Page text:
You can read the full story on HPE’s blog here.

What happened to the Web user interface?

More than 20 years ago, the Web was just getting started. People were experimenting with all kinds of web servers as publishing mechanisms and as user interfaces for various devices. Back then, I thought this was a neat idea: having a web interface was a great way to demonstrate a product across the Internet, unify the user experience across different browsers and end user platforms without having to develop separate programs for them, and perhaps simplify end user training too. It was the brave new world.

Back then, there were some dissenting voices. Having more Web UIs would ”set computer programming back 30 years and is about the worst technology I’ve laid eyes on,” said one UI consultant that I interviewed at the time. Another pointed out that the Windows graphical interface (which was just getting going back then) was far superior to anything the Web could produce in terms of interactive controls. That distinction has largely disappeared over the decades. And having the cloud to handle various tasks (think calendar synch or database queries) makes the Web UI superior to a local Windows app under certain circumstances.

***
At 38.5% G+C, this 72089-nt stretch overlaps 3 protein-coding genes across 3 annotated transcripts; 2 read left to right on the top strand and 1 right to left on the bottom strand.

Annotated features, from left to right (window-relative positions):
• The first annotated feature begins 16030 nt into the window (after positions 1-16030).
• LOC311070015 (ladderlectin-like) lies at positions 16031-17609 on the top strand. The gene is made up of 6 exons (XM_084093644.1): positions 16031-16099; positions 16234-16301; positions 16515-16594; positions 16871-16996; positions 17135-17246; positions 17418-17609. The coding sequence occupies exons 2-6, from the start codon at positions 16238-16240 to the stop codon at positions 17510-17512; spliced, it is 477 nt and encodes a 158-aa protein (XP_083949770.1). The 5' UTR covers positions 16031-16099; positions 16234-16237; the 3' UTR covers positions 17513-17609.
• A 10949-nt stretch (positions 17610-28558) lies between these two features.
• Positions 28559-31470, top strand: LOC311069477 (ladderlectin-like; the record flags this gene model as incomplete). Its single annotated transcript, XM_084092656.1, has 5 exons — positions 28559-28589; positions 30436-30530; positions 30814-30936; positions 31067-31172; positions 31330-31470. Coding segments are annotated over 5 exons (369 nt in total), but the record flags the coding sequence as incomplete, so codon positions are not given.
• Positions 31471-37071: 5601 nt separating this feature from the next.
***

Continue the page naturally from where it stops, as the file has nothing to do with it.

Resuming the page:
I wrote about these issues for Computerworld in the summer of 1996. Back then, Netscape (remember them?) and Microsoft were duking it out over which company’s HTML extensions were going to become more popular (we know how that fight went down). At the time, I said, “having all software go to the Web UI might hasten to have an all-Windows world: since multi-platform apps can be supported by web servers, developers have moved away from Everything Else and concentrated on Everything Windows.” I don’t think that has come true, and let’s not forget about smartphone apps that have their own wicked interface with their own screen real estate limitations.